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The National Emerging Infectious Diseases Laboratories is a seven-story concrete fortress in Boston’s South End, hemmed in by Interstate 93 on one side and Boston University’s medical school on another. Unmarked by overt signs or logos, NEIDL — known as “needle” — is surrounded by a vast manicured lawn that would make for an excellent picnic spot, but for the high-spired steel fence and the constant surveillance by a police force stationed at nearby checkpoints. The safeguards ensure that passers-by will keep out. Yet almost everything else about the lab — its layout, its operations, its work protocols — is in service to an opposing imperative: keeping dangerous things, and especially very deadly things, in.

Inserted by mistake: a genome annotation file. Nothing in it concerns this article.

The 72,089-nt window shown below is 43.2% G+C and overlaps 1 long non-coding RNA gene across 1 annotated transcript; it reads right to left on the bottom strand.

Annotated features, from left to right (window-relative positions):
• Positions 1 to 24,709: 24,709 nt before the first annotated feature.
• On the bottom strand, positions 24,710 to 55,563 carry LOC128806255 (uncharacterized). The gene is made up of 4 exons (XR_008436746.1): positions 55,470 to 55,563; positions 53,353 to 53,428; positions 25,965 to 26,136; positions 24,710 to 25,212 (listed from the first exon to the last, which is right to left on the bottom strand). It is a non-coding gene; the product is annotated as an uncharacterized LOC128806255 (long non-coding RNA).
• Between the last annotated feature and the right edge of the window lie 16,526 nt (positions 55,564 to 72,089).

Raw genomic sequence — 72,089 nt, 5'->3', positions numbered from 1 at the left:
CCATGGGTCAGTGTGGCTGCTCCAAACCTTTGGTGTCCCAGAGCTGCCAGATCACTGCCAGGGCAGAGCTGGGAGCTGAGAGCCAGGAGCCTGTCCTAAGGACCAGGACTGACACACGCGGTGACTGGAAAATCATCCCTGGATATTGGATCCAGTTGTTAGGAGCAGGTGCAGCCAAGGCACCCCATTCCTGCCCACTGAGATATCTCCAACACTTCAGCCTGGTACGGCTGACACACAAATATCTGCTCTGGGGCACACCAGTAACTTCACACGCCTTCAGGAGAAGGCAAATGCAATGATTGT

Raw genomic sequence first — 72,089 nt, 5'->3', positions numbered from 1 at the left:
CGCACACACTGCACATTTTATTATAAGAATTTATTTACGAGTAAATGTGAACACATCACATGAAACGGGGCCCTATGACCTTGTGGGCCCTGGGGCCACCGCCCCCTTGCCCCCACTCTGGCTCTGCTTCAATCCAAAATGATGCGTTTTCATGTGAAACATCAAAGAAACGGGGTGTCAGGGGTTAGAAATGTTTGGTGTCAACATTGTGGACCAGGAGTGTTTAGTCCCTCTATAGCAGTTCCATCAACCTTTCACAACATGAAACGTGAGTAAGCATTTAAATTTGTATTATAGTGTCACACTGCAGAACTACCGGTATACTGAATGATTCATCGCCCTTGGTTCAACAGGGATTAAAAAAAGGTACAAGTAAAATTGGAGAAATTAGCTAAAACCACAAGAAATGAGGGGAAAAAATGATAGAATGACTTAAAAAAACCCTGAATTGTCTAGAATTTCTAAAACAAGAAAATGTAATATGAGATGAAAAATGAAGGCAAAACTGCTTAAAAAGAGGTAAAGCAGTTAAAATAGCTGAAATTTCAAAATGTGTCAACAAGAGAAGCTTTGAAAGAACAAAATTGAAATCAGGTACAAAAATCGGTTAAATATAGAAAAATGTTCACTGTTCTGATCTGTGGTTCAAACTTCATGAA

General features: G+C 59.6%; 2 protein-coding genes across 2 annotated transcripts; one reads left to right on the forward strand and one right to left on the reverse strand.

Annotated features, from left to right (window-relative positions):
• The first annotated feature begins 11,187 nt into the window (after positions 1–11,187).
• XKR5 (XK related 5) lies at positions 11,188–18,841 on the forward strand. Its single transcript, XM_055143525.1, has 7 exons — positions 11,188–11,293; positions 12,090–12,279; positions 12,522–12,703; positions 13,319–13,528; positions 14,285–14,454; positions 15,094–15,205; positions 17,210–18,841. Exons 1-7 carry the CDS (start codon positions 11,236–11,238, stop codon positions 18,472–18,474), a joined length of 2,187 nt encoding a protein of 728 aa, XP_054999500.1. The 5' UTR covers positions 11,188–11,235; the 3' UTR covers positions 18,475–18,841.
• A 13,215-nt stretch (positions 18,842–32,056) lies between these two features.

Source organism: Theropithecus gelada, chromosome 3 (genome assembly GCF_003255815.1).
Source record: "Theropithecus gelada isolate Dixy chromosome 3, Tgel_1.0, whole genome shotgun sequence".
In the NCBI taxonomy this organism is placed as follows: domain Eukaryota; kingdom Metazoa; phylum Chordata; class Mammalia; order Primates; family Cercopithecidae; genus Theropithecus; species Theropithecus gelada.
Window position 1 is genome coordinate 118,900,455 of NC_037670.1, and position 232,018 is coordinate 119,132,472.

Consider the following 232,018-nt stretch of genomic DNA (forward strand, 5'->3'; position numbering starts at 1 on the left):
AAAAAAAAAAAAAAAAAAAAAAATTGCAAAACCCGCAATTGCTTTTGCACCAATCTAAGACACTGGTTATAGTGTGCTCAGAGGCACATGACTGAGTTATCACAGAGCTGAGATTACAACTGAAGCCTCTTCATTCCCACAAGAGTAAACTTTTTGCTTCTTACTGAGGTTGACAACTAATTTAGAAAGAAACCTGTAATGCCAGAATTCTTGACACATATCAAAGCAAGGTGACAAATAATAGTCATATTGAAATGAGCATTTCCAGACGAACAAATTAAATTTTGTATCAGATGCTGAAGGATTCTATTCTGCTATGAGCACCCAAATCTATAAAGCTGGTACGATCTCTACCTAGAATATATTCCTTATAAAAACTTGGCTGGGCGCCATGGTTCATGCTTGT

The building has one of the larger collections of Biosafety Level 4 and Biosafety Level 3 labs in the world. These kinds of facilities are where research on the planet’s most threatening pathogens takes place. Ebola, Lassa, Marburg viruses: All are designated for Level 4 work by the National Institutes of Health, meaning they are both transmissible and highly pathogenic, with few (or no) treatments for those who become infected with them. The pathogens studied in a Level 3 lab, like Mycobacterium tuberculosis or SARS-CoV-1, the predecessor to the novel coronavirus responsible for Covid-19, are slightly less lethal but still dangerous; the risks in this level of lab remain significant, but the safety level is a notch lower.